Praise the Lord, my soul, and forget not all his benefits
This morning I simply want to praise the Lord! I’ve faced a number of rough days in my life – some recently. I’m sure many of our readers have as well. Some of the members in the church I serve are facing rough times right now! Life is often rough and often doesn’t line up like we would want it to. Some of our troubles are caused by our sin and some by the sin of others. However they arrive – we all face tough times in our lives. This morning I simply want to praise the Lord!
Today’s passage says – praise the Lord, my soul, and forget not all his benefits. Instead of focusing on the issues of life – and there are many – the passage reminds us to focus on the benefits of our Lord. I want to break down the first twelve verses of this Psalm today – repeating it in a paraphrase type fashion. Continue reading
Restore to me the joy of your salvation and grant me a willing spirit, to sustain me.
Can we remember the moment we received Jesus Christ as our Lord and Savior – the moment of our salvation? Some of us experienced a sudden conversion. Some of us experienced a more subtle conversion – where God works on us for a period of time and we finally yield to His Spirit’s tugging. However we come to Christ there must be a change and that change – the moment of our salvation – brings a great deal of joy.
I remember a man who was caught in all sorts of sin in his life. He came to the church almost out of desperation – trying to find something that would give him a reason to live. When the moment of his salvation came – months after he arrived at the church (God loved him into His arms) there was a dramatic shift in his behavior. Sin no longer had a strangle hold on his life – oh he still fell from time to time but sin didn’t rule their life any longer. He would stand before the church – often – and celebrate the new found freedom that he had found in Christ. He had a new purpose in his life. He was free from sin and had great joy. Continue reading
Be merciful, just as your Father is merciful.
When I was younger – and I officiated baseball games – in some of the leagues where I worked there was something called a mercy rule. Sometimes it was called a slaughter rule. Either way it went like this – if a team ever got ahead of another team by 10-15 runs – (depending on the league) – the game was called to show mercy to the team being beaten so badly. In some leagues it didn’t matter how many innings had been played and I remember the mercy rule being applied in the bottom of the first inning. Mercy – defined on an online dictionary is compassion or forgiveness shown toward someone whom it is within one’s power to punish or harm.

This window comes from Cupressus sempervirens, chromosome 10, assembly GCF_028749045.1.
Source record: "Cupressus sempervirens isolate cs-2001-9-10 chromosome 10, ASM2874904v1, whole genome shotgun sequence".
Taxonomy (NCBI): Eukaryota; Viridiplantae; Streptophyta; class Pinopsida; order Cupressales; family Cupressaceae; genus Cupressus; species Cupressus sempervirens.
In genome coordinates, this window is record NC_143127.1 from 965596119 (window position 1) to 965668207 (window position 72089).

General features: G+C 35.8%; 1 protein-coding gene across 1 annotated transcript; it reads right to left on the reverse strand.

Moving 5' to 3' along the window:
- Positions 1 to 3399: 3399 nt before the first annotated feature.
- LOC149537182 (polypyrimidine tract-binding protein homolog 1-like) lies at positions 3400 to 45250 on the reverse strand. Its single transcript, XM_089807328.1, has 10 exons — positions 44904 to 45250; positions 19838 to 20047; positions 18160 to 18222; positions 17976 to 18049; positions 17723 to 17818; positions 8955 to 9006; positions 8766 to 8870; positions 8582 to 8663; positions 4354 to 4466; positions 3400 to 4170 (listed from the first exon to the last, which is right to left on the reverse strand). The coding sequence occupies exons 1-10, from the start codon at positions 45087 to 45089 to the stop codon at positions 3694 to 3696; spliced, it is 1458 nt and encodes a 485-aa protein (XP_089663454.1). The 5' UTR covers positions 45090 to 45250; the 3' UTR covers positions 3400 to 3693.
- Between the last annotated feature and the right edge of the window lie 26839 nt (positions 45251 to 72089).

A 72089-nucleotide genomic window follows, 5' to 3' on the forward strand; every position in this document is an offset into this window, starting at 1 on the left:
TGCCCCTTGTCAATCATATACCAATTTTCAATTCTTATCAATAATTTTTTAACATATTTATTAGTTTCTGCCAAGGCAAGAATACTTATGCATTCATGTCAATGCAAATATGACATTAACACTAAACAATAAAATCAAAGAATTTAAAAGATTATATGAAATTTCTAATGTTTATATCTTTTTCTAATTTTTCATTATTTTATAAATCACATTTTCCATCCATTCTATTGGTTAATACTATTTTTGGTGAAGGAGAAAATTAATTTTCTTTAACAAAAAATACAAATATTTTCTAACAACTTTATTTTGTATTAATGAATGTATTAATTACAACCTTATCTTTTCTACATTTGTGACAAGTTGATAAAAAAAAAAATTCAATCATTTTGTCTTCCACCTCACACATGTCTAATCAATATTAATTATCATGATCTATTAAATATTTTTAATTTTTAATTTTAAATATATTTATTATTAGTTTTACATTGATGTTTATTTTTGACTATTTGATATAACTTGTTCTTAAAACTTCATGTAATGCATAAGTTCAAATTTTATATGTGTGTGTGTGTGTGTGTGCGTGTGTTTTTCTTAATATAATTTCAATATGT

In the Baker’s Evangelical Dictionary of Biblical Theology – Mercy is a concept integral to an understanding of God’s dealings with humankind. In English translations of the Bible, it comes to expression in phrases such as “to be merciful, ” “to have mercy on, ” or “to show mercy toward.” The corresponding term, “merciful, ” describes a quality of God and one that God requires of his people. The noun denotes compassion and love, not just feelings or emotions, as expressed in tangible ways. Continue reading
1 Corinthians 10:12
So, if you think you are standing firm, be careful that you don’t fall!
Have you ever walked on a mountain path? I have and it is scary at times with the side of the mountain on one side of the path and a drop off on the other side as the side of the mountain goes down – down – down! How mountain goats run on these paths is beyond me. I inched myself along the path – holding onto anything I could. I’ve also driven on mountain roads and it can be as scary. I once traveled in the mountains on winding roads in a snowstorm and that was scary.
Have you ever walked on a balance beam? I don’t mean doing flips and splits and all sorts of other things like the Olympians do – simply walk on a balance beam. I’ve done so and it is not easy. I see why they call it a balance beam – you must have amazing balance to simply walk on it. The US gymnastic team was simply amazing in the Olympics!
Have you ever crossed a creek walking on a small – even slight – tree branch that had fallen across the water? I have and it is not easy to say the least. I’ve also slipped and fell into the cold water before – and it is not a nice feeling to fall. Continue reading
Repent, then, and turn to God, so that your sins may be wiped out, that times of refreshing may come from the Lord,
Worship yesterday was amazing at FUMCL. We spoke about prayer in the message and drawing closer to Christ through our prayer life. It is through our prayer life – our conversations with God – that we confess and repent of our sins. We must present to God where we have fallen short and repent from those sins.
Repentance is a combination of grieving our sins – turning away from our sins – and turning toward God. We’re conditioned as children – some of us – to say we are sorry when we do something wrong. Unfortunately for some – we’re not taught anything more than to say the words – I’m sorry. We can become conditioned to say I’m sorry – yet not actually feel sorrow (anyone with me on this?). I remember as a child being told to say I’m sorry – even when I wasn’t. Tell your brother you’re sorry or I’ll turn off the TV sounds like something I remember. It wasn’t that I was sorry when I said I’m sorry – it was so I could continue to watch TV.
True repentance is more than saying I’m sorry. True repentance is more than mere words. True repentance includes a change in our mindset – a change in our behavior – a change in our heart. Too many times people are only sorry when they get caught – sorry that they got caught – rather than sorry for what they did or said. Continue reading